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Dr. Martin Marty Speaks at Catawba College's 2007 Lilly Center Colloquium

January 17, 2007

Category: Events, Religion & Philosophy


Martin MartyPreeminent American church historian and the author of more than 50 books on religion, faith and culture today, Dr. Martin Marty, spoke recently at Catawba College's 2007 Lilly Center Colloquium that was held Tuesday, February 27. He spoke two different times during his visit to campus — at Omwake-Dearborn Chapel and in Hedrick Little Theatre. Both sessions were free and open to both the public and the college community.

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Martin Marty
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Dr. Marty's morning address at Catawba was titled "Making Your Christian Way in a Culture of Many Faiths and No Faith," while his evening address was titled "Facing Strangers in Matters of Faith." Following the evening session, a book signing and reception was held.

Born in West Point, Nebraska, Dr. Marty was ordained as a Lutheran pastor in 1952. He served parishes in the west and northwest suburbs of Chicago for a decade before joining the University of Chicago faculty in 1963. There, he taught chiefly in the Divinity School for 35 years. Today, he is the Fairfax M. Cone Distinguished Service Professor Emeritus at the University of Chicago; in the divinity school there, the Martin Marty Center was founded as both a tribute to him and to promote public religion endeavors.

A prolific writer, Dr. Marty generates around 400,000 words each year. Since 1956, he has been a columnist for the "Christian Century" and has served since 1969 as editor of the semi-monthly "Context," a newsletter on religion and culture. He is a regular contributor to "Sightings," a biweekly electronic editorial published by the Marty Center.

Among the books Dr. Marty has written are "Righteous Empire," for which he won the National Book Award; the three-volume "Modern American Religion;" "The One and The Many: America's Search for the Common Good;" and with photographer Micah Marty, "Places Along the Way". His other titles include "When Faiths Collide," "Our Hope for Years to Come," "The Promise of Winter," and "When True Simplicity Is Gained." He also has authored more than 5,000 articles including numerous essays, articles, papers, chapters, and forewords.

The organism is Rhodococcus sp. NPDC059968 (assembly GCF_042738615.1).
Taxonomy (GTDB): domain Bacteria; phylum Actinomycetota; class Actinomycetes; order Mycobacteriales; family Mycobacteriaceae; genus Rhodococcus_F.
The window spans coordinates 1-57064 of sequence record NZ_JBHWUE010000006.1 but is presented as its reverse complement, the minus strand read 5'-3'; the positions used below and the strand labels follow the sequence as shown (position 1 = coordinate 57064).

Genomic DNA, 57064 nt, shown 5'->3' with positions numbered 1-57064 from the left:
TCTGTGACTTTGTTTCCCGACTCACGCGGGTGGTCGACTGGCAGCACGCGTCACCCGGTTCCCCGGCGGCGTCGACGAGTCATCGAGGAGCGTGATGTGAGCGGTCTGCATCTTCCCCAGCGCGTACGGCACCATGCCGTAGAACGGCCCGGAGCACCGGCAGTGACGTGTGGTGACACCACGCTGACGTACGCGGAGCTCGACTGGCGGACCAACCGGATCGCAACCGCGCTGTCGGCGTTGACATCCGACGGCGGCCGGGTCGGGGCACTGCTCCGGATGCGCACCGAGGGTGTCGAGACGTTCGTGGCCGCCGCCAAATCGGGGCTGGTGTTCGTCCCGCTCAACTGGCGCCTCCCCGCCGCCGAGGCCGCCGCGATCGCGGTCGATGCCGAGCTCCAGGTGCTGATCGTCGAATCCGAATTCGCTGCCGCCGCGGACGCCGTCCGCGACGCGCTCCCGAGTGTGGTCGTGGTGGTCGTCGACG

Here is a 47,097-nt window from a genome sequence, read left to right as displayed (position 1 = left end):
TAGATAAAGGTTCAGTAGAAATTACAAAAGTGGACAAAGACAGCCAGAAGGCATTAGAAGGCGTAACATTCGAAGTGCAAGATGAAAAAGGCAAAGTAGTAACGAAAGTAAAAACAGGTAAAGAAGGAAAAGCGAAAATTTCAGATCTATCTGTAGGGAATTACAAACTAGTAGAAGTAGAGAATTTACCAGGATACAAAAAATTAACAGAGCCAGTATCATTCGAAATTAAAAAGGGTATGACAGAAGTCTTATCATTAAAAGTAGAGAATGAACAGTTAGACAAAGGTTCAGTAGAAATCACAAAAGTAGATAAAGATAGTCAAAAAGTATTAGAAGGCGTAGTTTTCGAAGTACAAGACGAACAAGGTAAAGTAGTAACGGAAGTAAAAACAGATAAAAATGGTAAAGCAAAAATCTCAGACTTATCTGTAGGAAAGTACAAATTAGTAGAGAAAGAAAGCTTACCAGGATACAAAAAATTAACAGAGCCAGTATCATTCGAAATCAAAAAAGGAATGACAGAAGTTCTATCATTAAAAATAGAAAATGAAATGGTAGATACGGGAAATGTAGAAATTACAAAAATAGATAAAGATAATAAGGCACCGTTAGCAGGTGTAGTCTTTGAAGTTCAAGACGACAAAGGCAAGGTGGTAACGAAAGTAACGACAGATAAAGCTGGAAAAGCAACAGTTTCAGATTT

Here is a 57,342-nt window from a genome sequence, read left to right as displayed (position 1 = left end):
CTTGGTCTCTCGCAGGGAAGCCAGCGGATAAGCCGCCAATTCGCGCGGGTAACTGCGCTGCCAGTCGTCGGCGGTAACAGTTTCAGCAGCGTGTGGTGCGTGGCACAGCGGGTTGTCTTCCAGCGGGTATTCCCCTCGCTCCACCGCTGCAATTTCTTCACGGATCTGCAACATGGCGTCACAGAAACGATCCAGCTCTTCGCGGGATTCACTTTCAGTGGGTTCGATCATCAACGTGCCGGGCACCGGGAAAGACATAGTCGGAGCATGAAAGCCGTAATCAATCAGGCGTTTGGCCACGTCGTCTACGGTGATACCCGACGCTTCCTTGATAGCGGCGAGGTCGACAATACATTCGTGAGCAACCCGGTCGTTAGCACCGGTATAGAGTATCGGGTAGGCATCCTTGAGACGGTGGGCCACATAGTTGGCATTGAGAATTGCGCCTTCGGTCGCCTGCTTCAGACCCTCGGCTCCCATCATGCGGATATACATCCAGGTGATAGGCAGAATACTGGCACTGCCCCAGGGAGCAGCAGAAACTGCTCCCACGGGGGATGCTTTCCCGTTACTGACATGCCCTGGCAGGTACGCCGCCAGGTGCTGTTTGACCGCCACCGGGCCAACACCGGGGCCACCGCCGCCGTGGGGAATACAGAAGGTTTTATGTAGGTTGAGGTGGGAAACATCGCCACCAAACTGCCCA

He sits on a dozen boards and has received 75 honorary degrees as well as the National Humanities Medal and the Medal of the American Academy of Arts and Sciences. He is past president and director of several associations, institutions and projects, including past president of the American Academy of Religion, the American Society of Church History, and American Catholic Historical Association.

"Time Magazine" calls Dr. Marty "the most influential interpreter of religion in the country today." In 1978, the editors of 26 religious magazines voted Dr. Marty and the Reverend Billy Graham as the two people having the most influence on religion in the United States.

In the 1960s, he made national and world causes his own. Dr. Marty marched with Dr. Martin Luther King, Jr. in Selma, Alabama, and was one of the rare Protestants participating at Vatican II, the Roman Catholic Church's historic summit meeting in the mid-1960s.

Dr. Marty is completing a three-year project (2003-2006) at Emory University in Atlanta titled, "The Child in Religion, Law, and Society," which brought together two dozen senior faculty to focus on children. Researchers examined the rites and rights attached to birthing and naming, baptism and circumcision, education and discipline. Scholars also studied the stages in a child's physical, emotional, sexual, moral and spiritual formation, and the rituals and ordeals and the rights and responsibilities attached to each. His book, "The Mystery of the Child," will be penned at this project's conclusion.

For more details on Dr. Marty and his work, visit his website at www.illuminos.com. For more details on Dr. Marty's Feb. 27th visit to Catawba College, call the Catawba College Lilly Center for Vocation and Values at (704) 637-4446.


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;Dr. Marty's visit to Catawba College for the 2007 Lilly Center Colloquium was made possible in part through funding provided by grants from the Indianapolis-based Lilly Endowment, Inc. Funding from the Lilly Endowment, Inc., allowed Catawba to establish its Lilly Center for Vocation and Values on campus in 2003 and to offer programs through that Center for students, faculty, staff, and the larger college community. The focus of these programs has been to help participants, especially students, discover and use their gifts in ways that serve others. ;

Catawba is one of 88 colleges and universities in the country participating in the Lilly Endowment's Programs for Theological Exploration of Vocation. Founded in 1937, that Endowment is a private foundation that supports its founders' wishes by supporting the causes of religion, community development and education.